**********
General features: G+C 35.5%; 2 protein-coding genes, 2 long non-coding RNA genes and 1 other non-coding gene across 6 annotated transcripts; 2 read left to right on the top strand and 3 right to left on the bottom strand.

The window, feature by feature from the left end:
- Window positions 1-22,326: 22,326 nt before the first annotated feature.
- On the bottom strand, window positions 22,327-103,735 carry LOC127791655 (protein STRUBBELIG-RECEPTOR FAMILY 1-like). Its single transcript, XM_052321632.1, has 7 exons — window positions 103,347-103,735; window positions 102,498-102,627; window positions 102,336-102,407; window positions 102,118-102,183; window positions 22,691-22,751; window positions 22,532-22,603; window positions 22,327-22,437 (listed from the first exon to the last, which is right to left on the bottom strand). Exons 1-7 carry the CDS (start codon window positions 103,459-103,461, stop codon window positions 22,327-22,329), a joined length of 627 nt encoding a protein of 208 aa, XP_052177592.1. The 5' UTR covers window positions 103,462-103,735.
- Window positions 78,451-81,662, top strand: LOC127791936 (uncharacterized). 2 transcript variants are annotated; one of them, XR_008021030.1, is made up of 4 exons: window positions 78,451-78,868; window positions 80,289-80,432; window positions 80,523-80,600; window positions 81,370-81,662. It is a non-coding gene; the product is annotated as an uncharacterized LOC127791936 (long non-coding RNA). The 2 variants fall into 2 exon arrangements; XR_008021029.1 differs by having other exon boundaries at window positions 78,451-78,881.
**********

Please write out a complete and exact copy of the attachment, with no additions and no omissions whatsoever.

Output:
General features: G+C 35.5%; 2 protein-coding genes, 2 long non-coding RNA genes and 1 other non-coding gene across 6 annotated transcripts; 2 read left to right on the top strand and 3 right to left on the bottom strand.

The window, feature by feature from the left end:
- Window positions 1-22,326: 22,326 nt before the first annotated feature.
- On the bottom strand, window positions 22,327-103,735 carry LOC127791655 (protein STRUBBELIG-RECEPTOR FAMILY 1-like). Its single transcript, XM_052321632.1, has 7 exons — window positions 103,347-103,735; window positions 102,498-102,627; window positions 102,336-102,407; window positions 102,118-102,183; window positions 22,691-22,751; window positions 22,532-22,603; window positions 22,327-22,437 (listed from the first exon to the last, which is right to left on the bottom strand). Exons 1-7 carry the CDS (start codon window positions 103,459-103,461, stop codon window positions 22,327-22,329), a joined length of 627 nt encoding a protein of 208 aa, XP_052177592.1. The 5' UTR covers window positions 103,462-103,735.
- Window positions 78,451-81,662, top strand: LOC127791936 (uncharacterized). 2 transcript variants are annotated; one of them, XR_008021030.1, is made up of 4 exons: window positions 78,451-78,868; window positions 80,289-80,432; window positions 80,523-80,600; window positions 81,370-81,662. It is a non-coding gene; the product is annotated as an uncharacterized LOC127791936 (long non-coding RNA). The 2 variants fall into 2 exon arrangements; XR_008021029.1 differs by having other exon boundaries at window positions 78,451-78,881.